Jones et al v. Busby et al
MEMORANDUM and ORDER that the claims of Plaintiff Allen Jones are DISMISSED without prejudice and Plaintiff Charles Moten's 24 MOTION to Amend Complaint is DENIED without prejudice. Signed by Magistrate Judge Joe J. Volpe on 8/9/2010. (jas)
Jones et al v. Busby et al
IN THE UNITED STATES DISTRICT COURT EASTERN DISTRICT OF ARKANSAS JONESBORO DIVISION ALLEN JONES and CHARLES MOTEN, JR., Plaintiffs, vs. RICHARD BUSBY et al., Defendants. * * * * * * * * *
MEMORANDUM AND ORDER Plaintiffs were serving sentences at the Crittenden County Detention Facility at the time of the events giving rise to this lawsuit, and filed a pro se Complaint pursuant to 42 U.S.C. § 1983, alleging various claims of constitutional violations. Following the screening required by the Prison Litigation Reform Act, 28 U.S.C. § 1915A(a), the Court directed service upon the Defendants. The Plaintiffs have been cautioned of their responsibilities under Local Rule 5.5(c)(2).1 See e.g., Doc. No. 20. An Evidentiary Hearing is scheduled for October 21, 2010 (Doc. No. 20), and Mr. Moten has filed a Motion to Amend (Doc. No. 24) seeking leave to add additional defendants and claims. A. Plaintiff Allen Jones As a preliminary matter, the Court finds dismissal is proper for Plaintiff Allen Jones' claims, for failure to prosecute or otherwise comply with Local Rule 5.5(c)(2). Mail sent to Mr. Jones at the last-known address provided by him - the Crittenden County Jail - has been returned as undeliverable. See Doc. Nos. 19, 22, 23, 27, & 31. Mr. Jones does not appear in the inmate search Local Rule 5.5(c)(2) provides in pertinent part: "It is the duty of any party not represented by counsel to promptly notify the Clerk and the other parties to the proceedings of any change in his or her address, to monitor the progress of the case, and to prosecute or defend the action diligently. A party appearing for himself/herself shall sign his/her pleadings and state his/her address, zip code, and telephone number." 1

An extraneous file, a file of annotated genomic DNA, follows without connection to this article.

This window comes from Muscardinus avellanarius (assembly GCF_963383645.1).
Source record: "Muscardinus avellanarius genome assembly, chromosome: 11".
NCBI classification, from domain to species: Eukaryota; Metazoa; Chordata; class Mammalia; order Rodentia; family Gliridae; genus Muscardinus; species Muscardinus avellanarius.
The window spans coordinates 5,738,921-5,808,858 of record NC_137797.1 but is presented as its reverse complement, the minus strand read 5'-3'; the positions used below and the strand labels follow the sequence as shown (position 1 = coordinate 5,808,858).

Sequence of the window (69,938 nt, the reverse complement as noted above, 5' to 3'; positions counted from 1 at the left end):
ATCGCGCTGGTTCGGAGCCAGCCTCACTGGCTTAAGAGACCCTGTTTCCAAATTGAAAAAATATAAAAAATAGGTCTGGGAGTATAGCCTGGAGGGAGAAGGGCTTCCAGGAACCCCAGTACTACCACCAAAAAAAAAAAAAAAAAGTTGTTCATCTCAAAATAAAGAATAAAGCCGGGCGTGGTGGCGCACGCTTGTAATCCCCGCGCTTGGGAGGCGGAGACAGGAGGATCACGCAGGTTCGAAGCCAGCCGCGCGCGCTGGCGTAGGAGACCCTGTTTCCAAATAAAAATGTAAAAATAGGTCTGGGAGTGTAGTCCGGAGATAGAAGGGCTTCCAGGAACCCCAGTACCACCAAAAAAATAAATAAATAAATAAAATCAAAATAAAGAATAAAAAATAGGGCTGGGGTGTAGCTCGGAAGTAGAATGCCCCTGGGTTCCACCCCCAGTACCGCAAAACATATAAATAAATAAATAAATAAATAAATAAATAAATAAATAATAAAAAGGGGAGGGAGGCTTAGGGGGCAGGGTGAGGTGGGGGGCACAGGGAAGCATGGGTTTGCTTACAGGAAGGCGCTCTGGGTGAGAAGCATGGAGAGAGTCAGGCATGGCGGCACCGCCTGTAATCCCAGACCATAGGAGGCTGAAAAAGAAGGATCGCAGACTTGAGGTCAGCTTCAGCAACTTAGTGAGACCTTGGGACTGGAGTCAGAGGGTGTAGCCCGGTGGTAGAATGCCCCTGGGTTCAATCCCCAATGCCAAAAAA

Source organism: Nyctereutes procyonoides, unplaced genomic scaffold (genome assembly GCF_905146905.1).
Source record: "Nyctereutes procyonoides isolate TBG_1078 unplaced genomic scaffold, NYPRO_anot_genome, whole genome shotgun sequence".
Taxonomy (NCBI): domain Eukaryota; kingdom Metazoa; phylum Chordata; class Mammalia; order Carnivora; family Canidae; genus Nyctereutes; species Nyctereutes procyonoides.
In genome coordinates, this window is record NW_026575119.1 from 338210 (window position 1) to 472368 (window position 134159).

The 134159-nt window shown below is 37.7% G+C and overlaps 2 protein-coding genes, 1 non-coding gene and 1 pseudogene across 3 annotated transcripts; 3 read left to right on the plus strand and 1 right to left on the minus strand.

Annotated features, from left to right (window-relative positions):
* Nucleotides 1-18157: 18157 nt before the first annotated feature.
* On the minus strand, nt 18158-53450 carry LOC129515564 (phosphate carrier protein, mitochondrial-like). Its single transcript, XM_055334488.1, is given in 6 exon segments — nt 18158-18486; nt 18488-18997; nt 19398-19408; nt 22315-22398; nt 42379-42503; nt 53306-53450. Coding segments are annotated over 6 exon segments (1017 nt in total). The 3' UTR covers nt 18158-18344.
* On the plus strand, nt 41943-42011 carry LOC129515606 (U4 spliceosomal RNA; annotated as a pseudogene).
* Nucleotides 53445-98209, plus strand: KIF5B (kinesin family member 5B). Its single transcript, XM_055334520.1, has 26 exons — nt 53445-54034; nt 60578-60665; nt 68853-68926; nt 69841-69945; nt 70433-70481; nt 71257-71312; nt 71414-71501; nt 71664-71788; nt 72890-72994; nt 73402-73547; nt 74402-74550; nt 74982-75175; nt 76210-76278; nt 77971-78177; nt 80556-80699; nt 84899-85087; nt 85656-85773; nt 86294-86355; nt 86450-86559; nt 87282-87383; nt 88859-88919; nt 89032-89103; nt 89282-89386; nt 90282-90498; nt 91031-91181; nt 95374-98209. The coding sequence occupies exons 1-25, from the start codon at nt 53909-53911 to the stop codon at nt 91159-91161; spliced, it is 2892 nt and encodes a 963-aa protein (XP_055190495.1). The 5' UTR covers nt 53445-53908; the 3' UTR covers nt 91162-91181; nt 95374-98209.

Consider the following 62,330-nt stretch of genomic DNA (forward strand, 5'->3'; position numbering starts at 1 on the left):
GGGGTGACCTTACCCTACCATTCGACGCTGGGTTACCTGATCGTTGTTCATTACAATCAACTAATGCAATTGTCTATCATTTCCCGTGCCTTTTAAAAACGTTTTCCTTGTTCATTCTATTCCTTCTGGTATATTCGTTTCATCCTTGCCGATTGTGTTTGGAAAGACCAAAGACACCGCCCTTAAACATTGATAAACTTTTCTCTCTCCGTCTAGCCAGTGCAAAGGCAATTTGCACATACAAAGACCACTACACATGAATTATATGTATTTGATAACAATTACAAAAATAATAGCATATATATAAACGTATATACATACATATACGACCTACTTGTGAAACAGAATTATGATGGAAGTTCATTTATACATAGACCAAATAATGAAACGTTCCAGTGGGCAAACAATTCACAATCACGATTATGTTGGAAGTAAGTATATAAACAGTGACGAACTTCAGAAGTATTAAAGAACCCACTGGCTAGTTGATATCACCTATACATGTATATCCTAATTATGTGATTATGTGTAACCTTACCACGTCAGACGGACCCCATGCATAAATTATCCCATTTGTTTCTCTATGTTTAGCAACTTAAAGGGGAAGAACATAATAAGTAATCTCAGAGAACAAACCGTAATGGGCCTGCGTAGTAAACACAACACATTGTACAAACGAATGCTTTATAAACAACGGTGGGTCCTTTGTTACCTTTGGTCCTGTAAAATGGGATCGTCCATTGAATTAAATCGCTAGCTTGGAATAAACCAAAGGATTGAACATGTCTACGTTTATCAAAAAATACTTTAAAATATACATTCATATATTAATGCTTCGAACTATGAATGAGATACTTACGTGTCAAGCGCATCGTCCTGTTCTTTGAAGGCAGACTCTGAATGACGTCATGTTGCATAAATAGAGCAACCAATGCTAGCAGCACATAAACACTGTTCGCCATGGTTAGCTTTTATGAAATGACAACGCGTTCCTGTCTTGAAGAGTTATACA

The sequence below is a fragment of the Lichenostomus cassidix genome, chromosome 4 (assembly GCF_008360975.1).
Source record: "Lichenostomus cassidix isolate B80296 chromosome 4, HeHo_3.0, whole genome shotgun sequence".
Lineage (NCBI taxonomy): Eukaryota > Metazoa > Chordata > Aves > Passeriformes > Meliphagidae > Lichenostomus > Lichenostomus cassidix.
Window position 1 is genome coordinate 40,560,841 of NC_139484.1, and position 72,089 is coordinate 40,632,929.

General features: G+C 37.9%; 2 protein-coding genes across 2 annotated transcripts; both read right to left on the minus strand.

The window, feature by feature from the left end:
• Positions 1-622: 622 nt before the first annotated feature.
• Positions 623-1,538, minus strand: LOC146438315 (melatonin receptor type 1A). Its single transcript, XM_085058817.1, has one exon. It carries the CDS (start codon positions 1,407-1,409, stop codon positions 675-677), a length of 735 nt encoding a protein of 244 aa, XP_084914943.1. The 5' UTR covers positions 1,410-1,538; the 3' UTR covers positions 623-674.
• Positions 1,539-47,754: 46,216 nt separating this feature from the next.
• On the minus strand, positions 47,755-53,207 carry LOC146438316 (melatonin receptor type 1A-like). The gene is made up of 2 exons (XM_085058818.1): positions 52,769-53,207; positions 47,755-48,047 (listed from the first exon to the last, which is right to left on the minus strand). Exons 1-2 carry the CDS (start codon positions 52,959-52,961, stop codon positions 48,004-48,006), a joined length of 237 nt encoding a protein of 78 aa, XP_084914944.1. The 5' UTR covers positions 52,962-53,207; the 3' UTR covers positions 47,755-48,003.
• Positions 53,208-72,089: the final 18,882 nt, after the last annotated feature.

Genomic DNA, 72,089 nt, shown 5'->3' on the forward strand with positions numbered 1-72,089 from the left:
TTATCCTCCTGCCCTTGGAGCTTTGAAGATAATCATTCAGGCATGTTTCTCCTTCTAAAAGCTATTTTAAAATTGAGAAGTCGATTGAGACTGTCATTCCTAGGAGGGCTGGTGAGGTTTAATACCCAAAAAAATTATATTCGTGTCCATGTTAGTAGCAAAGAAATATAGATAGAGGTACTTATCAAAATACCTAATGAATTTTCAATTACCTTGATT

list of the Arkansas Department of Correction, nor has his co-Plaintiff provided the Court with any other way in which to contact him. Under these circumstances, the Court concludes that Mr. Jones has failed to comply with Local Rule 5.5(c)(2) and his Complaint should be dismissed.2 B. Motion to Amend by Plaintiff Moten Mr. Moten's "Motion to Amend" (Doc. No. 24) seeks leave to add several defendants: Supervisor Besealy, Nurse Lindsey, and Mrs. Bransiter. He states they are part of the "plot with the jail administration to not answer any grievances," and alleges that officers flushed his personal property, including pictures of his family, kids, girlfriend, and wife. Because Plaintiff does not state a claim for relief under section 1983 and therefore the amendment would be futile, the Court finds the Motion should be denied. Generally, after a responsive pleading has been served, a party may amend its complaint under Rule 15 of the Federal Rules of Civil Procedure "only by leave of court," but "leave shall be freely given when justice so requires." FED.R.CIV.P. 15(a). The United States Court of Appeals for the Eighth Circuit has specifically stated that under the liberal amendment policy of Rule 15, "a district court's denial of leave to amend pleadings is appropriate only in those limited circumstances in which undue delay, bad faith on the part of the moving party, futility of the amendment, or unfair prejudice to the non-moving party can be demonstrated." Roberson v. Hayti Police Dept., 241 F.3d See also FED. R. CIV. P. 41(b)(district court may dismiss case for failure to prosecute or comply with court orders); Link v. Wabash R.R. Co., 370 U.S. 626, 630-31 (1962)(district court has power to dismiss sua sponte under Rule 41(b)); Brown v. Frey, 806 F.2d 801, 803-04 (8th Cir. 1986)(quoting Haley v. Kansas City Star, 761 F.2d 489, 491 (8th Cir. 1985))(a district court has the power to dismiss an action for the plaintiff's failure to comply with any court order; such a dismissal may be with prejudice if there has been "`a clear record of delay or contumacious conduct by the plaintiff'")(emphasis added); Garrison v. Int'l Paper Co., 714 F.2d 757, 759 (8th Cir. 1983)(it is well settled that the district court has inherent power, acting on its own initiative, to dismiss a cause of action with prejudice for want of prosecution). 2